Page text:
Keeping volunteers engaged when their time may be committed elsewhere is a constant challenge for associations. The right approach can help, says an engagement pro.
One of the best tools at any association’s disposal is its base of volunteers. But the pandemic may have depressed volunteerism, which means that many groups now have the challenge of bringing them back..
That’s something Wesley Carr, director of stakeholder engagement at the Regulatory Affairs Professionals Society (RAPS), is familiar with. He says the pandemic has dramatically changed the nature of volunteering, including a major decrease in volunteer hours in the weeks after the pandemic began.
That has led to an evolution in strategy for RAPS, which is rebuilding its volunteer approach with a focus on engagement. A few strategies Carr suggests for engaging volunteers remotely:
1. Ask volunteers and potential volunteers what they want. It’s easy to build by guesswork, but the odds of success may be lower than if stakeholders are included. With that in mind, RAPS asks people what volunteer opportunities it should offer during its annual Volunteer Leadership Summit. “We talked to them about, ‘What do you need, what are you all looking for?’” Carr says. This approach can identify gaps and highlight opportunities that might not emerge through market research. Simply by asking, RAPS learned that one of the organization’s gaps was social content. “We provide information, training, and content—those things are great—but our members get a lot of value out of the engagement and conversation with other members,” Carr says.
2. Identify engagement strategies that offer value to members. Volunteer opportunities have to be more than just ways to improve your organization’s operations. Carr cites a RAPS campaign that asked members to promote the association on social media. “It’s good for us, but what does that really do for them?” he says. Instead, volunteer opportunities should help volunteers learn something about their field and better themselves as they’re helping the association.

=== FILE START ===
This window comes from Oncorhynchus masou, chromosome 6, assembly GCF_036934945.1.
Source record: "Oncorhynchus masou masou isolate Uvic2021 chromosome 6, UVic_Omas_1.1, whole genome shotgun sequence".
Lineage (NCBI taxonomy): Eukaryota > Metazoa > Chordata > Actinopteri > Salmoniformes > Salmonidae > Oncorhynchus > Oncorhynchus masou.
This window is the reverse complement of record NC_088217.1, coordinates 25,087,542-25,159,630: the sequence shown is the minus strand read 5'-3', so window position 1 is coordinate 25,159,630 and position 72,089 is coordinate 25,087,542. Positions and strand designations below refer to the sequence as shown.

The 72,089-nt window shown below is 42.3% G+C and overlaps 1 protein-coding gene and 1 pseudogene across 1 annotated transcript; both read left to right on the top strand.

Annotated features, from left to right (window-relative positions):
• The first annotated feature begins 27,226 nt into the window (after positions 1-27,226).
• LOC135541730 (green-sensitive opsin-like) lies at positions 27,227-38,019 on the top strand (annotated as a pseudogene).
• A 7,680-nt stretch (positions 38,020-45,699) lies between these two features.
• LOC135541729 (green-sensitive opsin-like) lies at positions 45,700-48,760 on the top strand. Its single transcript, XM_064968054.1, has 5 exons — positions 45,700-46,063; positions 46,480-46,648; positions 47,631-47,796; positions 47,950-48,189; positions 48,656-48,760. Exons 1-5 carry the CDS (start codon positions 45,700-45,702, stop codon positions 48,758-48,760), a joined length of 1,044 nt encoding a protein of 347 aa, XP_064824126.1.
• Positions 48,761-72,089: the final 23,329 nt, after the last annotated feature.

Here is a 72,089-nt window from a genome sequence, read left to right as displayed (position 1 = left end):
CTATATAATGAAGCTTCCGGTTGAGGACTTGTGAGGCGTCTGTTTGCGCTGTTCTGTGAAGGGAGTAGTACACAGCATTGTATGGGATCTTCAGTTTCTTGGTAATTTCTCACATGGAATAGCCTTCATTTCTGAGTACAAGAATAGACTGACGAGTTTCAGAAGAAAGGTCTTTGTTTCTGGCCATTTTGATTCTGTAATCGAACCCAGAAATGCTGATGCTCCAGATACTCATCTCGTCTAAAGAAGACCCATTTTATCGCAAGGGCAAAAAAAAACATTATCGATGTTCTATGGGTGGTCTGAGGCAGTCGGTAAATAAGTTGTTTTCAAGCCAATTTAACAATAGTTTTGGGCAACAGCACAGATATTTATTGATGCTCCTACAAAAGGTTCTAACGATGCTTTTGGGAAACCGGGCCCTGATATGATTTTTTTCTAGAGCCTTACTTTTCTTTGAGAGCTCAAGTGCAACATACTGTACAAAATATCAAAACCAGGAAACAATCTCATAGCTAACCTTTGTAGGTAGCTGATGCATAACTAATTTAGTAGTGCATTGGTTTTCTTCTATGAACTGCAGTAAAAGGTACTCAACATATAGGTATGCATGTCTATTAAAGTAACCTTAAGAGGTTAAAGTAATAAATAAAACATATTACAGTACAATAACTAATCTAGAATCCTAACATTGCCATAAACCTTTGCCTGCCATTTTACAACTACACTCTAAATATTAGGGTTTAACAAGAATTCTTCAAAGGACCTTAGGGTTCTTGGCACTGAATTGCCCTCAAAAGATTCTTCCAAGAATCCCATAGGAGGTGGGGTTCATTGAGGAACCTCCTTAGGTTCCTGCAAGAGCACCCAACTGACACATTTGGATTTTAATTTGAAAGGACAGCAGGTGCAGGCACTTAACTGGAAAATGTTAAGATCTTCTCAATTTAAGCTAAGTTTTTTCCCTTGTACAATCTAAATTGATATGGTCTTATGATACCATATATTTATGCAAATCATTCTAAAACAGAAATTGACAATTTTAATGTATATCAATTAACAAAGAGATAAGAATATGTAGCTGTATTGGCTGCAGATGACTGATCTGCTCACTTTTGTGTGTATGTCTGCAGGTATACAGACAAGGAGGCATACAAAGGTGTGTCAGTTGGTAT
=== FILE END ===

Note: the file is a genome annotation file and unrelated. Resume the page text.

3. Leverage your chapters. One happy side effect of the pandemic is that local RAPS chapters have seen a surge in interest in smaller-scale virtual events hosted by volunteers. Previously, chapter events were drawing maybe 50 attendees to in-person events. “Now all of a sudden, we were having 800 people come to these, because the regional limitations had been yanked off,” Carr notes. RAPS is trying to figure out how to leverage these events, at which volunteers speak, in a hybrid context after a return to the “new normal.” One question he raises: Should chapters move from regions to topics?
4. Make the time commitment clear. Not every kind of volunteering requires a big time commitment. But when people don’t know what they’re getting into, it can be a challenge to get them to say yes—even when you’re asking volunteers to do something as simple as replying to posts on a community forum. Carr says RAPS is clear about the expected commitment. “What we’ve been trying to focus on is making sure that when we are inviting people to participate, that we are clear on invariants, that we’re very clear on the time commitment,” he says. Explaining that upfront, he says, helps set expectations and encourage engagement.
5. Build conversations around member engagement. RAPS is testing a member engagement strategy called Conversations That Matter. It’s a series of 30- to 40-minute Zoom conversations about a hot-button topic led by volunteer facilitators. It’s less formal than a virtual event where presentations are the norm—and it’s more engaging, a direct response to requests from RAPS chapters. The goal is to encourage members to continue the conversation in other ways. “But we want to start off with that human interaction,” Carr says.
6. Position the opportunity properly. Many people have limited time to devote to specific tasks, so it’s important to make it clear how their assistance will help the field. Carr cites the example of having members help review chapters in publications or audit online courses, which was once positioned as explicitly helping the association. “Now we position it much more as ‘because that will then ensure that we are training the profession,’” he says. Emphasizing how the entire field benefits, not just the association, can demonstrate the value of volunteers’ efforts.
7. Make sure to recognize volunteers. With volunteers playing pivotal roles within RAPS—for example, they produce 90 to 95 percent of the association’s content—Carr says it’s key to recognize the work. RAPS is hosting a Volunteer Appreciation Week later this month. “I think right now, even though volunteer contributions may have declined, I believe volunteers are more important than ever for associations,” he says.